Eighteenth-Century Wigs Sunday, Jan 7 2007 

I just finished reading Lynn Festa’s article entitled “Personal Effects: Wigs and Possessive Individualism in the Long Eighteenth Century,” published in Eighteenth-Century Life volume 29, issue 2 in 2005. It’s an excellent essay on what wearing a wig meant in the eighteenth century.

William Wycherley I read the essay in part because I’m looking for an article to begin my eighteenth-century class with next quarter. My course is going to focus on “The Making of the Modern Self: Writing Identity in the Long Eighteenth century,” so I want to begin with an article about identity that is kind of fun too. What could be more fun than wigs? Maybe I can help bring back wigs as a male fashion necessity! Here’s a portrait of William Wycherley — wouldn’t I look great in big, curly wig like his?!

Eighteenth-Century Life has become one of my favorite journals. I like that it publishes high quality articles about a wide range of interesting subjects. The most recent issue, for example, has articles on the significance of Venice for Scots in the Age of the Grand Tour; Violence, Virtue, and Politics in the Visual Culture of the French Revolution; displaying curiosities; and entomology. This article by Festa is typical in its ability to construct a complex argument that is of interest to general eighteenth-century scholars.

In this essay, Festa “addresses the shifting relation between personal possessions and personal identity, the objects one owns and the characteristics individuals are deemed to possess” (49). She’s interested in how wigs marked, but also obscured, individuality at various points in the long eighteenth century. It’s a fascinating study.


What I’m Reading: The Great Fire of London Thursday, Jan 4 2007 

I’ve started reading several Restoration-related books with the intention of reviewing each of them once I’m done. However, since I seem to keep starting new ones before finishing the old ones, I thought I’d go ahead and write about some of them as readings-in-progress.

Fire of London The first is Stephen Porter’s The Great Fire of London (Sutton Publishing, 1996). The Great Fire occured in 1666, “raged for our days and destroyed 13,200 houses, 87 churches, and 44 of the City of London’s great livery halls.” It is one of the most important disasters in British history and had a profound effect on the subsequent development of London as a city. Most students of Restoration literature are familiar with Samuel Pepys’s narration of the fire in his Diary.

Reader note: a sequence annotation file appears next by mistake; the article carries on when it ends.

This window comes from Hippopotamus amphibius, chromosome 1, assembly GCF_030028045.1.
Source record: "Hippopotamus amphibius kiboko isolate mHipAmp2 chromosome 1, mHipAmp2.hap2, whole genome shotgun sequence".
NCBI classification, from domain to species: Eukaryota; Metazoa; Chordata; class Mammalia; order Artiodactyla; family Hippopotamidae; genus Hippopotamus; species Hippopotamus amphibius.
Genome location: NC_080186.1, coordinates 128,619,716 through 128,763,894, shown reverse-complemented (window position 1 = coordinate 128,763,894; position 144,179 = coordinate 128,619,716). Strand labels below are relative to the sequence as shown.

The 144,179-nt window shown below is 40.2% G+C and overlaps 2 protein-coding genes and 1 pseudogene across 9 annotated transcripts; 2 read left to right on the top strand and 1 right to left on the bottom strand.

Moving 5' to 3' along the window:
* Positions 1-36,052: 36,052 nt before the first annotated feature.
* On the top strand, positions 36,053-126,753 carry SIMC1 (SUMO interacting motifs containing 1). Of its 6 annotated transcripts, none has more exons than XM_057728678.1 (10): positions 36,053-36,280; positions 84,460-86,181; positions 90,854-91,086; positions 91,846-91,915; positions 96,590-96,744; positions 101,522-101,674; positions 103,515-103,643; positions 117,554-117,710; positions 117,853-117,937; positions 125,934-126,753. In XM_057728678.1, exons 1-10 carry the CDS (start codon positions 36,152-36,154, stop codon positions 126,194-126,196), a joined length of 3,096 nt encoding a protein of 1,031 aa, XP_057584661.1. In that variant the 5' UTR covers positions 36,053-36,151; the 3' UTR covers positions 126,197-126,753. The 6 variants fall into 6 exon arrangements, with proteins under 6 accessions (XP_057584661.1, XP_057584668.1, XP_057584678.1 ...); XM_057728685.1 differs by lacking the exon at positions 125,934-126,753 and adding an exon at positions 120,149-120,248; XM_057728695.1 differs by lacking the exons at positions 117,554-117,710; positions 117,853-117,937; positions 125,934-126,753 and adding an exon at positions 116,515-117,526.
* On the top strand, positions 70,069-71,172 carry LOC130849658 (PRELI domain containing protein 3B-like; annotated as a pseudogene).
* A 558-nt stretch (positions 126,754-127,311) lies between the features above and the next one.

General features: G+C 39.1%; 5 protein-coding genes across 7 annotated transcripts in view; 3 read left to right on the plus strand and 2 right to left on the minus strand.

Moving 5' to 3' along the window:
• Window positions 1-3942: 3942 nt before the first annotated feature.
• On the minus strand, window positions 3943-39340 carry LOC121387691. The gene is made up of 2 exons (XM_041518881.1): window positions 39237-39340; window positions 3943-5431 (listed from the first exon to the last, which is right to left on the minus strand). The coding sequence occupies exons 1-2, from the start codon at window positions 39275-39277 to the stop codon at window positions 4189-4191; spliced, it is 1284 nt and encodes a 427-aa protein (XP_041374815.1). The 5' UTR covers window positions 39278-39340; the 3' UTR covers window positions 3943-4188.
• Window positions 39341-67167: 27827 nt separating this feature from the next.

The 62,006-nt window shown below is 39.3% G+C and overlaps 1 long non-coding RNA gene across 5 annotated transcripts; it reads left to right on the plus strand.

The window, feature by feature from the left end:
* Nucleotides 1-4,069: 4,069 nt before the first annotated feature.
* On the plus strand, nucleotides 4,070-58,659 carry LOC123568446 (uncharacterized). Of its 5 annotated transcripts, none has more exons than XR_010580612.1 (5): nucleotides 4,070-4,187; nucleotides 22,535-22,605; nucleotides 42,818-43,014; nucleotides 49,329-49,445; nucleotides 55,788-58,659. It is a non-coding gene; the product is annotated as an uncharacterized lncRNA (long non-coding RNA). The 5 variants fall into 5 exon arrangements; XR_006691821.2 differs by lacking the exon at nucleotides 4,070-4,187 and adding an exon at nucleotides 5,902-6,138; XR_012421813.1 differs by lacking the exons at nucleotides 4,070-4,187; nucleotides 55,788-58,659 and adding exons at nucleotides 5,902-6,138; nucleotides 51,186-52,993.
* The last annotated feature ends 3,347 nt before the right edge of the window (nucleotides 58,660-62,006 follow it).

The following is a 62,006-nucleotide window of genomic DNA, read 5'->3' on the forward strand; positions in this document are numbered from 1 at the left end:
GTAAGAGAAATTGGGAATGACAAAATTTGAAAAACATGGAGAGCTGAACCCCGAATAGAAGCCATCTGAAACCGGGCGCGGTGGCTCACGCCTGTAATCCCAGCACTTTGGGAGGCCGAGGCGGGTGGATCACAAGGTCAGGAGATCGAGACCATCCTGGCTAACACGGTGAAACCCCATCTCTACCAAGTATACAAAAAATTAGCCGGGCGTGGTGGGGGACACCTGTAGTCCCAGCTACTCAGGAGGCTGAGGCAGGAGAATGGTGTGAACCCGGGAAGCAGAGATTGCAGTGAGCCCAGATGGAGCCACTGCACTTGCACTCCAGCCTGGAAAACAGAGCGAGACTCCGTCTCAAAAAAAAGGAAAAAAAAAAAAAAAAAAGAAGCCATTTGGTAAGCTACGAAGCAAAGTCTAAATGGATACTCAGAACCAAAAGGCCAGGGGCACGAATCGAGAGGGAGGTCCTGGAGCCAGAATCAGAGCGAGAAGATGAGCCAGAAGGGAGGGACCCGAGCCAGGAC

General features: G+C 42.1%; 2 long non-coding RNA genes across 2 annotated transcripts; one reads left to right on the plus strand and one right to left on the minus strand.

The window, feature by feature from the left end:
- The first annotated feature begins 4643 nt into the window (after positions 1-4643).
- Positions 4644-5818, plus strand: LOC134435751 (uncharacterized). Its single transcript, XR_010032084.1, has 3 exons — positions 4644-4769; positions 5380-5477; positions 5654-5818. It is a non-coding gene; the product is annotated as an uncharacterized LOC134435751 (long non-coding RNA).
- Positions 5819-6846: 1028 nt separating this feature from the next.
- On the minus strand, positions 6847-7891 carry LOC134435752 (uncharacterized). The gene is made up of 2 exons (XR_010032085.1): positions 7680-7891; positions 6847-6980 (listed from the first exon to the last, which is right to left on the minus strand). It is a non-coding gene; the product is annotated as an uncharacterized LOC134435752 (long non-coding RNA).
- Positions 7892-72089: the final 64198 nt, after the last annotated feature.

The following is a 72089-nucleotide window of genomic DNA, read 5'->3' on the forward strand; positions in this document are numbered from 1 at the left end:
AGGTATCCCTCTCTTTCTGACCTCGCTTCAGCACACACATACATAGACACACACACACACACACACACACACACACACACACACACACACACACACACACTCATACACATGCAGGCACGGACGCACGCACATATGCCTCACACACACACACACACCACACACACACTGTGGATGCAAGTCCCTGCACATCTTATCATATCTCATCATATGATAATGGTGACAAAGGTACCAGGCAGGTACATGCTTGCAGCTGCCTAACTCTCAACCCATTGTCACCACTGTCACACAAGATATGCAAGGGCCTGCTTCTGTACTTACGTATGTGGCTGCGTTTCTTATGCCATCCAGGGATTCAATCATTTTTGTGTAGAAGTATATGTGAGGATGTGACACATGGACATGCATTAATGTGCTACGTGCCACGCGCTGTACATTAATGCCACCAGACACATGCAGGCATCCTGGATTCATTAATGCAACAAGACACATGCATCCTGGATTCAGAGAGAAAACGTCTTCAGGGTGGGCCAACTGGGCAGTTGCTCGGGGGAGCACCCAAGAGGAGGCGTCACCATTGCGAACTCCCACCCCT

Porter’s The Great Fire of London begins by surveying the dangers of fire in 1660s London and recounting the precautions people took to avoid these dangers. One of the things I’ve already learned from reading it is just how prevalent fires were in the seventeenth century. Like so many disasters throughout history, this one was not unforeseen nor did it come out of no where. I’ve also been interested to learn about fire fighting techniques (if that phrase isn’t a misnomer) in 1660s London — let’s just say that they were surprisingly rudimentary and chaotic compared to those of the other great cities of Europe at the time.


Lesbian Fiction: Curious Tea Tuesday, Jan 2 2007 

Over the past week, I’ve read two novels that I enjoyed very much: Katherine Forrest‘s Curious Wine and Michelle Tea‘s Valencia. I’m making a concerted effort to read some lesbian fiction over the next several weeks in preparation for my Lesbian and Gay Lit class in the spring.

When I read my evaluations from last winter recently, a few of the lesbian students mentioned that they thought we should read more works by women than we did that term. I usually include Leslie Feinberg’s Stone Butch Blues as an honorary lesbian text, but at least one student thought that wasn’t right: she argued that this novel was really about being transgendered, not about being a lesbian. That’s kind of debatable, but I take her point. Last year, we read Feinberg, Audre Lorde’s Zami: A New Spelling of My Name, Isabel Miller’s Patience and Sarah, and a few poems by lesbian writers. (One of these poems, by the poet Chrystos, is one of my favorite poems ever: “I Suck” is the title. I highly recommend it. I also love Susan Griffin’s “In Response to a Man’s Question ….”) We also read a chapter from Song of the Loon, a chapter from Andrew Holleran’s Dancer from the Dance, Larry Kramer’s Faggots, and Tony Kushner’s Angels in America. So, the number of texts by women and by men were roughly the same, but the amount of class time spent on “lesbian texts” and “gay male texts” favored the men a little.

Ultimately, there are three problems that make this favoring difficult to address. First, OU is on 10-week quarters. This means that we simply don’t have time to read as much as I would like. So, I tend to change the reading list from year to year to address the changing demographics and tastes of my students. Of course this means that I’m always a year behind: this year’s class will address last year’s suggestions for improvement. Second, I know less about lesbian writers and texts than I do gay male authors and their works, and the lesbian texts I do know about don’t always stand up in quality and importance to the male-authored ones. I recognize my own bias in making that assertion — to some degree, I’m sure that I think some of the male texts are better and more important than some of the female-authored texts because I’m a gay male, but it’s not just that inherent bias. As much as I like Rubyfruit Jungle (a novel that I teach from time to time), it’s simply not in the same league as Angels in America or Stone Butch Blues. And finally, I am the only member of my department that teaches this course. If someone else taught the course, students would undoubtedly get a different take on Lesbian and Gay Lit, one that might include more (or at least different) knowledge and discussion of lesbian works.


« Previous Page